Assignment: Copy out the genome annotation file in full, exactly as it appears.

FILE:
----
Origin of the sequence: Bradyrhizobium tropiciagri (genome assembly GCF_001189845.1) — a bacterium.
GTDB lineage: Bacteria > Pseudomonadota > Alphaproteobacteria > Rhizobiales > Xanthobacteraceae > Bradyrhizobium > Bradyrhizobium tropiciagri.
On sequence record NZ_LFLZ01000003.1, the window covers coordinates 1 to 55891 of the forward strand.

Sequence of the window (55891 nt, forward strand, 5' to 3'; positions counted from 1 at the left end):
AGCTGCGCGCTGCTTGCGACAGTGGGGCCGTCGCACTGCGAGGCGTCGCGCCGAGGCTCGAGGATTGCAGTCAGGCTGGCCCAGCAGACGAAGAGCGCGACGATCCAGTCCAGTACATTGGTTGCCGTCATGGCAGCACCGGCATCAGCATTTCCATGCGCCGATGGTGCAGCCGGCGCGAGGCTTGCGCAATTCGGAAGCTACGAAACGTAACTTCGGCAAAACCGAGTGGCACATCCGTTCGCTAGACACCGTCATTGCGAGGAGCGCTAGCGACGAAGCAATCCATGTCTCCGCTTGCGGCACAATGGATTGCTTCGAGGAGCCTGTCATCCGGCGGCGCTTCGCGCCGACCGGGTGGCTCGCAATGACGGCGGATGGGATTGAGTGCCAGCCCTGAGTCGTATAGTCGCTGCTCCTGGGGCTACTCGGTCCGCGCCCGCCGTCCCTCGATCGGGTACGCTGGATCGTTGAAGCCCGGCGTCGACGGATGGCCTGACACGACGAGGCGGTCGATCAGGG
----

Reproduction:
Origin of the sequence: Bradyrhizobium tropiciagri (genome assembly GCF_001189845.1) — a bacterium.
GTDB lineage: Bacteria > Pseudomonadota > Alphaproteobacteria > Rhizobiales > Xanthobacteraceae > Bradyrhizobium > Bradyrhizobium tropiciagri.
On sequence record NZ_LFLZ01000003.1, the window covers coordinates 1 to 55891 of the forward strand.

Sequence of the window (55891 nt, forward strand, 5' to 3'; positions counted from 1 at the left end):
AGCTGCGCGCTGCTTGCGACAGTGGGGCCGTCGCACTGCGAGGCGTCGCGCCGAGGCTCGAGGATTGCAGTCAGGCTGGCCCAGCAGACGAAGAGCGCGACGATCCAGTCCAGTACATTGGTTGCCGTCATGGCAGCACCGGCATCAGCATTTCCATGCGCCGATGGTGCAGCCGGCGCGAGGCTTGCGCAATTCGGAAGCTACGAAACGTAACTTCGGCAAAACCGAGTGGCACATCCGTTCGCTAGACACCGTCATTGCGAGGAGCGCTAGCGACGAAGCAATCCATGTCTCCGCTTGCGGCACAATGGATTGCTTCGAGGAGCCTGTCATCCGGCGGCGCTTCGCGCCGACCGGGTGGCTCGCAATGACGGCGGATGGGATTGAGTGCCAGCCCTGAGTCGTATAGTCGCTGCTCCTGGGGCTACTCGGTCCGCGCCCGCCGTCCCTCGATCGGGTACGCTGGATCGTTGAAGCCCGGCGTCGACGGATGGCCTGACACGACGAGGCGGTCGATCAGGG